It is of course possible to take issue with some minor points of the discussion: for example the fact that 'rebriller' would indicate not a distinct occurrence of 'briller' but only the continuation of a past situation in Amiot's paper; or de Penanros' etymological 'proof' that meteorological nouns do not come from verbs); and it is even more debatable in the case of judgments on created examples (eg. do sentences such as 'when you vote Thatcher, you vote for the Conservatives / you are voting against the NHS' really prove that the -ing form expresses subjectivity as Girard assumes?). However, on th whole, contributions are very clearly designed and the reasoning easy to follow; a special mention here for Battistelli and Desclées who manage to present clearly and simply the notions on which their fairly complex formalism is based. To conclude, in spite of a debatable structure, this volume offers, as it claims, interesting insights into the whole question of how time and aspect are expressed in languages. A good knowledge of both French and English is required to read the book, as Russian examples are the only ones to be usefully glossed and then translated.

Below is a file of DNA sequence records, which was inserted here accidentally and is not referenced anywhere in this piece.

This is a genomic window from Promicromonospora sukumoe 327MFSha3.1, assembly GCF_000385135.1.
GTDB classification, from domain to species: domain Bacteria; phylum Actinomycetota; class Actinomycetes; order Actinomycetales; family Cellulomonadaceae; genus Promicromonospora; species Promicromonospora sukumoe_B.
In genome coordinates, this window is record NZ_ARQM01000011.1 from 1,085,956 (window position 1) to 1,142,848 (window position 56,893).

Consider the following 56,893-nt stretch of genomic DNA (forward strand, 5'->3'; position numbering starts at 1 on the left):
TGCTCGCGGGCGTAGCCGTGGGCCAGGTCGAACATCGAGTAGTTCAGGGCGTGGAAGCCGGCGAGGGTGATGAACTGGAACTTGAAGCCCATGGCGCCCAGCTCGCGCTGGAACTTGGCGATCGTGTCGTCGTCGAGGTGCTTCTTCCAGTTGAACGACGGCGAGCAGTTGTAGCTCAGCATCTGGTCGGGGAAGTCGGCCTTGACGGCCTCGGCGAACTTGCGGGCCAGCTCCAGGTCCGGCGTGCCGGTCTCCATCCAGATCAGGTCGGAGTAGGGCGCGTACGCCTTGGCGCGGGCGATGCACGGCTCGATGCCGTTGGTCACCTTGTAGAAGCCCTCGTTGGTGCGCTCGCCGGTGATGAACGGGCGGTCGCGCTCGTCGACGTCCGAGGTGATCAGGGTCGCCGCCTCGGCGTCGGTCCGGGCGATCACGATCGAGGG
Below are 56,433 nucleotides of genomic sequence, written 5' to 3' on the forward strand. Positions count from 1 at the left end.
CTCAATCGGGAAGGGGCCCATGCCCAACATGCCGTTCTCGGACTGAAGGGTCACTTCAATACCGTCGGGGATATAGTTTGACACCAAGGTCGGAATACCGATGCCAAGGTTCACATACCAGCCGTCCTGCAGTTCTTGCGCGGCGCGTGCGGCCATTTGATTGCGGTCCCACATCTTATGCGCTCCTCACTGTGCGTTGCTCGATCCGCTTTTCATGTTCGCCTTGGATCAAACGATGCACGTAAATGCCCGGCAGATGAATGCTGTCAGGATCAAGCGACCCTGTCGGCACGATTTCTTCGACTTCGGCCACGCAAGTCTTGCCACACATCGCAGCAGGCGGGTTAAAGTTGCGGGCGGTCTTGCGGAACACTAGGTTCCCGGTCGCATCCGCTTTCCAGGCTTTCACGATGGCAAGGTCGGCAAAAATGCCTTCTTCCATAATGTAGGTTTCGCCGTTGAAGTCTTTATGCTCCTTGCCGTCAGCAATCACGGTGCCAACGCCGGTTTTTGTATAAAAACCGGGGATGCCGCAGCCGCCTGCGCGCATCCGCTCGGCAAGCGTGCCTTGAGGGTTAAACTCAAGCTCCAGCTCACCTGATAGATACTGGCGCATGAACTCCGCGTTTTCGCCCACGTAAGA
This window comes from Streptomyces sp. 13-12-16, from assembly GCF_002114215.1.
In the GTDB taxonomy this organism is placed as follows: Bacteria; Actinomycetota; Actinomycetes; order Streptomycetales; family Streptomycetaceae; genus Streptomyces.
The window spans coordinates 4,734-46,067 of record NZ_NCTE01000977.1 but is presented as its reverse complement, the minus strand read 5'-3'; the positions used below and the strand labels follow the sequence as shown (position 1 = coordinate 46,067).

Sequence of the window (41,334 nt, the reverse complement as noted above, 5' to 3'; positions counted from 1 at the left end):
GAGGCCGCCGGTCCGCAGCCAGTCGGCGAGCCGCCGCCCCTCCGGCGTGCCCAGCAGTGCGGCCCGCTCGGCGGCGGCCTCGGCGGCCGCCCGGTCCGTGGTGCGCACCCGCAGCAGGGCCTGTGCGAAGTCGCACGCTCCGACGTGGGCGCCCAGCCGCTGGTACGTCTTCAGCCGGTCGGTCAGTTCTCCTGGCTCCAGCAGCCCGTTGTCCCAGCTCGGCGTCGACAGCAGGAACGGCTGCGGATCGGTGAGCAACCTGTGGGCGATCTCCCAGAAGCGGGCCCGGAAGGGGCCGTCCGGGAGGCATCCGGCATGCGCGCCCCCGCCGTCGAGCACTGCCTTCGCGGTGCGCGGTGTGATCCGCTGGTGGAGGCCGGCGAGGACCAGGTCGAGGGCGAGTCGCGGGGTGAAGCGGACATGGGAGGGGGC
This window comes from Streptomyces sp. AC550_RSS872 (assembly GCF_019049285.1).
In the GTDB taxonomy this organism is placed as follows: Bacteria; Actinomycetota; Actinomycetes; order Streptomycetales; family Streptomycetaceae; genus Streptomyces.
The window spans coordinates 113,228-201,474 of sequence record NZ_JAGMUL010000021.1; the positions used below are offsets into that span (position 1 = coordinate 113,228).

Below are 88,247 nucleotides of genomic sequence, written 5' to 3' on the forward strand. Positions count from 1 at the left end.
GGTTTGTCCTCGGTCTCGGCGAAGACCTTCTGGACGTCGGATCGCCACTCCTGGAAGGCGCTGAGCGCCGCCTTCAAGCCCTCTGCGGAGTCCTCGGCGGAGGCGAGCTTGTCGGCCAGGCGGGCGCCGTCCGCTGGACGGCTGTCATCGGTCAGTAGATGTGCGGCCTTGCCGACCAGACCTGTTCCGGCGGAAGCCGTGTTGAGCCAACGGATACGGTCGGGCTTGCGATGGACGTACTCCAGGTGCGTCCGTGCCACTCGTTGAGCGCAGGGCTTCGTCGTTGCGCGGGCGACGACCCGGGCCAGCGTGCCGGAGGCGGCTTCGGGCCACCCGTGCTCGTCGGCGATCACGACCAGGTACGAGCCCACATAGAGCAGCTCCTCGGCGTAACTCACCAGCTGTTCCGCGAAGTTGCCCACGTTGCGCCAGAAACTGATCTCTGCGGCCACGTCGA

Emmanuelle Labeau is a lecturer in French in the School of Languages and European Studies of Aston University (Birmingham). Her PhD dissertation "The Acquisition of French past tenses by tutored Anglophone advanced learners: is aspect enough?" was accepted in 2002. She is more generally interested in time and aspect of the French past tenses. Together with Pierre Larrivée, she has organised so far two workshops on related topics that have led to two publication. i